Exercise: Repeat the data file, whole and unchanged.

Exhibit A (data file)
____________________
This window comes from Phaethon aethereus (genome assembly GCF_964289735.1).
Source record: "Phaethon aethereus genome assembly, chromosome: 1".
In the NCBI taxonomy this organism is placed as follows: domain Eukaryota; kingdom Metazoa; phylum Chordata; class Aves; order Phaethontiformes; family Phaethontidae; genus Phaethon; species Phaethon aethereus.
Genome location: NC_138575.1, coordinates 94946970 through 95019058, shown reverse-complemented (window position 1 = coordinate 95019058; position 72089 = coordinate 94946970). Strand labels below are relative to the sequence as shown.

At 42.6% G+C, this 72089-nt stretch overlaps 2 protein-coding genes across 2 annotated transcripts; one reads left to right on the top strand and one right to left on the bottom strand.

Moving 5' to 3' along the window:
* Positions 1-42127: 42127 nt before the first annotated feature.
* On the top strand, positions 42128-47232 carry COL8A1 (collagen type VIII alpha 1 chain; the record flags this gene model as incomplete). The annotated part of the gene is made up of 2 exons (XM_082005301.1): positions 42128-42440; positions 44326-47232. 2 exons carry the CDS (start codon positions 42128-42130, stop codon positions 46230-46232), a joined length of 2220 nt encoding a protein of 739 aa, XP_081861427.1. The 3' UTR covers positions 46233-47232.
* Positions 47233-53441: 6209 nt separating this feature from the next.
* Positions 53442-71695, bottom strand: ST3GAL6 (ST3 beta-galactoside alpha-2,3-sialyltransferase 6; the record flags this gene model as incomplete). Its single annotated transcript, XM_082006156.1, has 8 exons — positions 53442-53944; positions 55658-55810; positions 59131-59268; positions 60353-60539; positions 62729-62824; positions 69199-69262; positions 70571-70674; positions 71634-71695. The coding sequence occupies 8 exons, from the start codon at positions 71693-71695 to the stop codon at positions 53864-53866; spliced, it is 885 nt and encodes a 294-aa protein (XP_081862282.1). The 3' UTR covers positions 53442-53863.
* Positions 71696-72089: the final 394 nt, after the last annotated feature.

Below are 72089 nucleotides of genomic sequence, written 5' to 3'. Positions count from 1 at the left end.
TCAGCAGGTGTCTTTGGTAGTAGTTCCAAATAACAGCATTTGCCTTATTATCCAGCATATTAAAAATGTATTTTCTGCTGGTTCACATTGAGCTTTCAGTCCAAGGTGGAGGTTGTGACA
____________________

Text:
This window comes from Phaethon aethereus (genome assembly GCF_964289735.1).
Source record: "Phaethon aethereus genome assembly, chromosome: 1".
In the NCBI taxonomy this organism is placed as follows: domain Eukaryota; kingdom Metazoa; phylum Chordata; class Aves; order Phaethontiformes; family Phaethontidae; genus Phaethon; species Phaethon aethereus.
Genome location: NC_138575.1, coordinates 94946970 through 95019058, shown reverse-complemented (window position 1 = coordinate 95019058; position 72089 = coordinate 94946970). Strand labels below are relative to the sequence as shown.

At 42.6% G+C, this 72089-nt stretch overlaps 2 protein-coding genes across 2 annotated transcripts; one reads left to right on the top strand and one right to left on the bottom strand.

Moving 5' to 3' along the window:
* Positions 1-42127: 42127 nt before the first annotated feature.
* On the top strand, positions 42128-47232 carry COL8A1 (collagen type VIII alpha 1 chain; the record flags this gene model as incomplete). The annotated part of the gene is made up of 2 exons (XM_082005301.1): positions 42128-42440; positions 44326-47232. 2 exons carry the CDS (start codon positions 42128-42130, stop codon positions 46230-46232), a joined length of 2220 nt encoding a protein of 739 aa, XP_081861427.1. The 3' UTR covers positions 46233-47232.
* Positions 47233-53441: 6209 nt separating this feature from the next.
* Positions 53442-71695, bottom strand: ST3GAL6 (ST3 beta-galactoside alpha-2,3-sialyltransferase 6; the record flags this gene model as incomplete). Its single annotated transcript, XM_082006156.1, has 8 exons — positions 53442-53944; positions 55658-55810; positions 59131-59268; positions 60353-60539; positions 62729-62824; positions 69199-69262; positions 70571-70674; positions 71634-71695. The coding sequence occupies 8 exons, from the start codon at positions 71693-71695 to the stop codon at positions 53864-53866; spliced, it is 885 nt and encodes a 294-aa protein (XP_081862282.1). The 3' UTR covers positions 53442-53863.
* Positions 71696-72089: the final 394 nt, after the last annotated feature.

Below are 72089 nucleotides of genomic sequence, written 5' to 3'. Positions count from 1 at the left end.
TCAGCAGGTGTCTTTGGTAGTAGTTCCAAATAACAGCATTTGCCTTATTATCCAGCATATTAAAAATGTATTTTCTGCTGGTTCACATTGAGCTTTCAGTCCAAGGTGGAGGTTGTGACA